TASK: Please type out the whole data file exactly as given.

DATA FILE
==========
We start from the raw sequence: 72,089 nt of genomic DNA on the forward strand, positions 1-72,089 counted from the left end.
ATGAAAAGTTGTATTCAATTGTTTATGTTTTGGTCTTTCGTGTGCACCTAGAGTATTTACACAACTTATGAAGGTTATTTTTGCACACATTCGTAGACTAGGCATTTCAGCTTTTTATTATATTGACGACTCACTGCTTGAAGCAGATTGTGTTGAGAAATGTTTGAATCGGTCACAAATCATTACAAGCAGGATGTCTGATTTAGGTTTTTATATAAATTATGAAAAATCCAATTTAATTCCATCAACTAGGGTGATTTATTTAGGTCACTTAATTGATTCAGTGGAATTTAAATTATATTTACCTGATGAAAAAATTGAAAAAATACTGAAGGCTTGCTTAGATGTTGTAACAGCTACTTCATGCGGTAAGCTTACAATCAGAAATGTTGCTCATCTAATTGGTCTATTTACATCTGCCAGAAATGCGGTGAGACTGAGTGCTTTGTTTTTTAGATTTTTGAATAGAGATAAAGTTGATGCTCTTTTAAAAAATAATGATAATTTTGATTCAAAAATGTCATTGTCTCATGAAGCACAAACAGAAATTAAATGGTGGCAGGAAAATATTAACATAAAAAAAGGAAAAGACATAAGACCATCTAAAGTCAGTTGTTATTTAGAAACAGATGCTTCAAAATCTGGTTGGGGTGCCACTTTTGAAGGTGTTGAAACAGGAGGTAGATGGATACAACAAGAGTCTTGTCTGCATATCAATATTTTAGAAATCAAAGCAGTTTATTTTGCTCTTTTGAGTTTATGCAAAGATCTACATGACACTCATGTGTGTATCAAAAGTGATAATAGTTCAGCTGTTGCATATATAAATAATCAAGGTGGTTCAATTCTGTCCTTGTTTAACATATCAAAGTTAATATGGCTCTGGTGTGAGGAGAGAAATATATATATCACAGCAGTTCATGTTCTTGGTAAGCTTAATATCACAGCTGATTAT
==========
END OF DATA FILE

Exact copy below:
We start from the raw sequence: 72,089 nt of genomic DNA on the forward strand, positions 1-72,089 counted from the left end.
ATGAAAAGTTGTATTCAATTGTTTATGTTTTGGTCTTTCGTGTGCACCTAGAGTATTTACACAACTTATGAAGGTTATTTTTGCACACATTCGTAGACTAGGCATTTCAGCTTTTTATTATATTGACGACTCACTGCTTGAAGCAGATTGTGTTGAGAAATGTTTGAATCGGTCACAAATCATTACAAGCAGGATGTCTGATTTAGGTTTTTATATAAATTATGAAAAATCCAATTTAATTCCATCAACTAGGGTGATTTATTTAGGTCACTTAATTGATTCAGTGGAATTTAAATTATATTTACCTGATGAAAAAATTGAAAAAATACTGAAGGCTTGCTTAGATGTTGTAACAGCTACTTCATGCGGTAAGCTTACAATCAGAAATGTTGCTCATCTAATTGGTCTATTTACATCTGCCAGAAATGCGGTGAGACTGAGTGCTTTGTTTTTTAGATTTTTGAATAGAGATAAAGTTGATGCTCTTTTAAAAAATAATGATAATTTTGATTCAAAAATGTCATTGTCTCATGAAGCACAAACAGAAATTAAATGGTGGCAGGAAAATATTAACATAAAAAAAGGAAAAGACATAAGACCATCTAAAGTCAGTTGTTATTTAGAAACAGATGCTTCAAAATCTGGTTGGGGTGCCACTTTTGAAGGTGTTGAAACAGGAGGTAGATGGATACAACAAGAGTCTTGTCTGCATATCAATATTTTAGAAATCAAAGCAGTTTATTTTGCTCTTTTGAGTTTATGCAAAGATCTACATGACACTCATGTGTGTATCAAAAGTGATAATAGTTCAGCTGTTGCATATATAAATAATCAAGGTGGTTCAATTCTGTCCTTGTTTAACATATCAAAGTTAATATGGCTCTGGTGTGAGGAGAGAAATATATATATCACAGCAGTTCATGTTCTTGGTAAGCTTAATATCACAGCTGATTAT